The outrage committed against Andrew Bolt under S18C of the RDA mobilised pro-free speech opinion in Australia. It highlighted some extreme illiberal and anti-free speech laws on the books that were introduced in the mid-1990s. While the then Liberal opposition put up something of a damp squib compromise, even they quickly realised that their own base was incensed. The leadership of the Jewish community (or at least Jewish community organisations) have been slow to come to this realisation. This was shaping up to be the end of a beautiful friendship – it still might.
Andrew Bolt has been particularly upset by the hypocrisy.
I have been particularly disappointed to be treated as collateral damage by Jewish community leaders and political players who have been demanding these illiberal laws be kept. Several have privately assured me they found the case against me a misapplication of the law or even an injustice. But not one publicly said so.
Well Mark Leibler of the Australia/Israel and Jewish Affairs Council has written to Andrew Bolt – but again only providing private assurance – although he is happy for the letter to be republished on his blog.
I have no problem about the views which I have communicated in this letter being made public. If you so desire, feel free to publish this letter on your blog.
Wow. Really? I would have though that the same letter published in the Jewish News or on the op-ed page of The Australian would be far more powerful; that would be a show of public support.
So here is the story. First Leibler throws Judge Mordecai Bromberg to the wolves:
… there is a respectable legal argument that in fact the judge misapplied the relevant test in your case.
So we have a bad law on our hands? Or a judge who wouldn’t apply the law? Or both? Regrettably Leibler doesn’t explore this point. Given his continued support for 18C, I suspect this is a criticism of Bromberg.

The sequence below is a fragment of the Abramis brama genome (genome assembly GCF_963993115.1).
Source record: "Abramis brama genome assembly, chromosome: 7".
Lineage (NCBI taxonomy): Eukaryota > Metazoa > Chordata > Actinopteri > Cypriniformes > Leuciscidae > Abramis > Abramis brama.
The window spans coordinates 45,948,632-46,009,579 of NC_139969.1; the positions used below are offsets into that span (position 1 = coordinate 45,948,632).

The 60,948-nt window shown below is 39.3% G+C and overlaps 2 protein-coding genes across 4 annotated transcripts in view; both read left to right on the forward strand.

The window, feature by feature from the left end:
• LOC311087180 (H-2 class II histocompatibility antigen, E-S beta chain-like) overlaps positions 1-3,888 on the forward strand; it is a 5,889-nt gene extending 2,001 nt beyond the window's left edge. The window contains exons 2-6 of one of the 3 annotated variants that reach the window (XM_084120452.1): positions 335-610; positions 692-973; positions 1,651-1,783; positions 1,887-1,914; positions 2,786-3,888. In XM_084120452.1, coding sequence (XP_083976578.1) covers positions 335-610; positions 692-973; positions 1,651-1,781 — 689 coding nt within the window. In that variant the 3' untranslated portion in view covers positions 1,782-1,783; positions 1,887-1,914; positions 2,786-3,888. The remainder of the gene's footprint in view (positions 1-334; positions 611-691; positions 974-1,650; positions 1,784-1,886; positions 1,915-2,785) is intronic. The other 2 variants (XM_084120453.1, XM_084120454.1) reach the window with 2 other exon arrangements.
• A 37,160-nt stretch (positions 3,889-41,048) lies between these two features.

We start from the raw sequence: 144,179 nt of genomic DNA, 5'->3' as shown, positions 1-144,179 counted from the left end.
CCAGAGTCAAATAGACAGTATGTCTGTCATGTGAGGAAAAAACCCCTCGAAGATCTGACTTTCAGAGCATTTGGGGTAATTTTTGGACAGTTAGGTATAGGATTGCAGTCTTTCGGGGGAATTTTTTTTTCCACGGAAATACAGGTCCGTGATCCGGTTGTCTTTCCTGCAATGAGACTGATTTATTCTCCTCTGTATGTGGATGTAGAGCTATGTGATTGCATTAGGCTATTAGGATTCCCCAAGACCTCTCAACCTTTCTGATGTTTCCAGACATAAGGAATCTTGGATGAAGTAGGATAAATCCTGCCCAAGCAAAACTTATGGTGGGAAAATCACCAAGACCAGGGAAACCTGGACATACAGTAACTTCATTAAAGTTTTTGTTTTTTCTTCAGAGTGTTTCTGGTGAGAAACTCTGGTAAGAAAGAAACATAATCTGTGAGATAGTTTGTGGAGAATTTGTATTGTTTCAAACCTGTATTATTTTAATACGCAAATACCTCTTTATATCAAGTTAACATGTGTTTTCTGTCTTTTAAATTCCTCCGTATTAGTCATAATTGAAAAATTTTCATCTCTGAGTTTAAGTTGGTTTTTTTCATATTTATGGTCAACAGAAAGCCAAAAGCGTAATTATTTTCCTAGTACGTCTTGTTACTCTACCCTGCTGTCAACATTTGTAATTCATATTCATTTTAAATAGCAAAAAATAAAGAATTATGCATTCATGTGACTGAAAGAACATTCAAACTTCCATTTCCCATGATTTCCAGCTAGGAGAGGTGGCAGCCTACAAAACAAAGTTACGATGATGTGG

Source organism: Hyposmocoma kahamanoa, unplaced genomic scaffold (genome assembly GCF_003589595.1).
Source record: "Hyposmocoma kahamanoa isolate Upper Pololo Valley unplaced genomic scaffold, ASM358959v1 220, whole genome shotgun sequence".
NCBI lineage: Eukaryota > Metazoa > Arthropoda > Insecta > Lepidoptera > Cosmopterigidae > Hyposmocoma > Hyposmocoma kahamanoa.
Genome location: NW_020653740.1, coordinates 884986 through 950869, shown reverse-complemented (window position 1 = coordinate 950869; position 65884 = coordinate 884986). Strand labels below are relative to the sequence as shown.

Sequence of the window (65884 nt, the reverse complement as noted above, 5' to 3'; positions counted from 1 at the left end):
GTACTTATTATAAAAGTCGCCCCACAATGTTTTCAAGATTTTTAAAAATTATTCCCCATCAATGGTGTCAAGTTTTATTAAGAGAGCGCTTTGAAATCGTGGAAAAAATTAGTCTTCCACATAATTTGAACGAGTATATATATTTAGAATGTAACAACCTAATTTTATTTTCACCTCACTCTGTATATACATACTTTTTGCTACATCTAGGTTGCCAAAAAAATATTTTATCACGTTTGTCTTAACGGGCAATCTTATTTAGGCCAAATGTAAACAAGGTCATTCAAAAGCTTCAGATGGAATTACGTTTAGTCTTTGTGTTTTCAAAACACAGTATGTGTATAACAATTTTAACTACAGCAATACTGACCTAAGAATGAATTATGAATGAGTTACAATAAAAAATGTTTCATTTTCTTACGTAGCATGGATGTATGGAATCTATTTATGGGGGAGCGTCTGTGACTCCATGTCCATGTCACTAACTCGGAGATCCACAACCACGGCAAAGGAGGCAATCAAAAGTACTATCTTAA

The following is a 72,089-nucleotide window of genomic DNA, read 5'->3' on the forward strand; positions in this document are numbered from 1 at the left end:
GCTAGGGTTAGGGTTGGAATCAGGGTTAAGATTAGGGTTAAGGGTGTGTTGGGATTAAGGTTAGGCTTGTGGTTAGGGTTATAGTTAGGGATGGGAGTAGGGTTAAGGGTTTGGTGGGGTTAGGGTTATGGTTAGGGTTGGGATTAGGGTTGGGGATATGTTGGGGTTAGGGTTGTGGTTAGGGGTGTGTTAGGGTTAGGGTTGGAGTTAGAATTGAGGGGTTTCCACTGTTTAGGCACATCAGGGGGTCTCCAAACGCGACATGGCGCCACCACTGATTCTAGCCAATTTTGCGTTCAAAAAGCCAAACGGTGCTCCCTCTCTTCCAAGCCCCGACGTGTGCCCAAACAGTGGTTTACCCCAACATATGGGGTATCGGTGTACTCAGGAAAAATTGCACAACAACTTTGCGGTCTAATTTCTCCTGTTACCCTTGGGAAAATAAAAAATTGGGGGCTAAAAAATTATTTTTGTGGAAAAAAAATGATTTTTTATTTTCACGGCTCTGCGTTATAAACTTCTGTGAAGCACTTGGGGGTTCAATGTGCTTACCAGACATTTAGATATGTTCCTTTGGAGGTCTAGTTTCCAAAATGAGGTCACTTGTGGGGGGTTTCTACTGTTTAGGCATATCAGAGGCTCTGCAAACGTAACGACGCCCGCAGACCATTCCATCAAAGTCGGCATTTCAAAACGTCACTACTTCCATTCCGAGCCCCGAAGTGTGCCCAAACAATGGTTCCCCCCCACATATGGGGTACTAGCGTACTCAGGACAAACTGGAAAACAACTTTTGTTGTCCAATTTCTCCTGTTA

Then Leibler has a go at Ron Merkel:
I also agree that the analogy used by the barrister in your case was absolutely misconceived and outrageous. Moreover, I have communicated this to him and others and this is no secret.
Good. Yet the operative word here is “secret”. Who knew? Perhaps this criticism was reported in the media – I haven’t seen it.
Then Leibler throws Daniel Meyerowitz-Katz to the wolves.
You are, of course, entitled to disagree with the views of Daniel Meyerowitz-Katz recently published in The Australian. However, to suggest that this article in some way sanctions the ”vilification of people” like yourself or amounts to “publicly insulting” you is, frankly, impossible for me to comprehend.
Let’s go to the tape. What did Meyerowitz-Katz say?
If people genuinely think it should be legal for Australians to harass others on the basis of race, then they are welcome to make that argument. What’s troubling about the anti-18C campaign is its dishonesty.
But then, being honest about 18C makes it harder to spin the provision as a threat to free speech, and nobody wants to openly defend racial harassment. Do they?
Yep – reads like he is saying that anyone opposed to 18C is a racist. Frankly, it’s impossible for me to comprehend how that’s publicly insulting too.
The bottom line:
Andrew, I will maintain – and responsible Jewish community organisations will maintain – opposition to the wholesale repeal of S.l8C of the Racial Discrimination Act. This is not in any way directed at you. It ought not to be regarded as damaging to you and it is certainly neither offensive to you or intended to be offensive to you.
But for the small matter of a court judgement and being described as “some sort of neo-Nazi planning a holocaust” this isn’t about Andrew Bolt at all.
To be fair to Mark Leibler, friends can agree to disagree and this is how he sees the issue. Friends who agree 99 per cent of the time work on the 99 per cent and work around the 1 per cent. I can’t see this as a 1 per cent issue. This is a fork in the road. Those who choose to walk down the path of 18C must do so alone, without the comfort and friendship of those of us who choose freedom over slavery.